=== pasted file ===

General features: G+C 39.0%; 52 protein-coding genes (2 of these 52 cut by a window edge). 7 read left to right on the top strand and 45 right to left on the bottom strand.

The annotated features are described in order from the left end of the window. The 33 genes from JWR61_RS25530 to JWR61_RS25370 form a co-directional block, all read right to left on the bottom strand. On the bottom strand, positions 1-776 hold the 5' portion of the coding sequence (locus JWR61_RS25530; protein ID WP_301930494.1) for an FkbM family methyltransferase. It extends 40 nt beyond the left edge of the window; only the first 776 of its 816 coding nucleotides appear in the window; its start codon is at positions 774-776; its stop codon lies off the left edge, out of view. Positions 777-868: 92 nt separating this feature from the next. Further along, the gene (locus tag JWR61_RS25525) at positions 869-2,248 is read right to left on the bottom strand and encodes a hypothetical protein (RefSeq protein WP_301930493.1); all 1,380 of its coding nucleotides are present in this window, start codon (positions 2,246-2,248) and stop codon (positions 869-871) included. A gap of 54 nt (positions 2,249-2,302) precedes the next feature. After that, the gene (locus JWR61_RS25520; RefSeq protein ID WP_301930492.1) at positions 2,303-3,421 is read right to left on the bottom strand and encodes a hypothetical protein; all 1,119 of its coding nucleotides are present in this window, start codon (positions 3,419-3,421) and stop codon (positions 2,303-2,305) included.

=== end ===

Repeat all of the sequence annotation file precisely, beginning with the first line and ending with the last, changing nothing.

General features: G+C 39.0%; 52 protein-coding genes (2 of these 52 cut by a window edge). 7 read left to right on the top strand and 45 right to left on the bottom strand.

The annotated features are described in order from the left end of the window. The 33 genes from JWR61_RS25530 to JWR61_RS25370 form a co-directional block, all read right to left on the bottom strand. On the bottom strand, positions 1-776 hold the 5' portion of the coding sequence (locus JWR61_RS25530; protein ID WP_301930494.1) for an FkbM family methyltransferase. It extends 40 nt beyond the left edge of the window; only the first 776 of its 816 coding nucleotides appear in the window; its start codon is at positions 774-776; its stop codon lies off the left edge, out of view. Positions 777-868: 92 nt separating this feature from the next. Further along, the gene (locus tag JWR61_RS25525) at positions 869-2,248 is read right to left on the bottom strand and encodes a hypothetical protein (RefSeq protein WP_301930493.1); all 1,380 of its coding nucleotides are present in this window, start codon (positions 2,246-2,248) and stop codon (positions 869-871) included. A gap of 54 nt (positions 2,249-2,302) precedes the next feature. After that, the gene (locus JWR61_RS25520; RefSeq protein ID WP_301930492.1) at positions 2,303-3,421 is read right to left on the bottom strand and encodes a hypothetical protein; all 1,119 of its coding nucleotides are present in this window, start codon (positions 3,419-3,421) and stop codon (positions 2,303-2,305) included.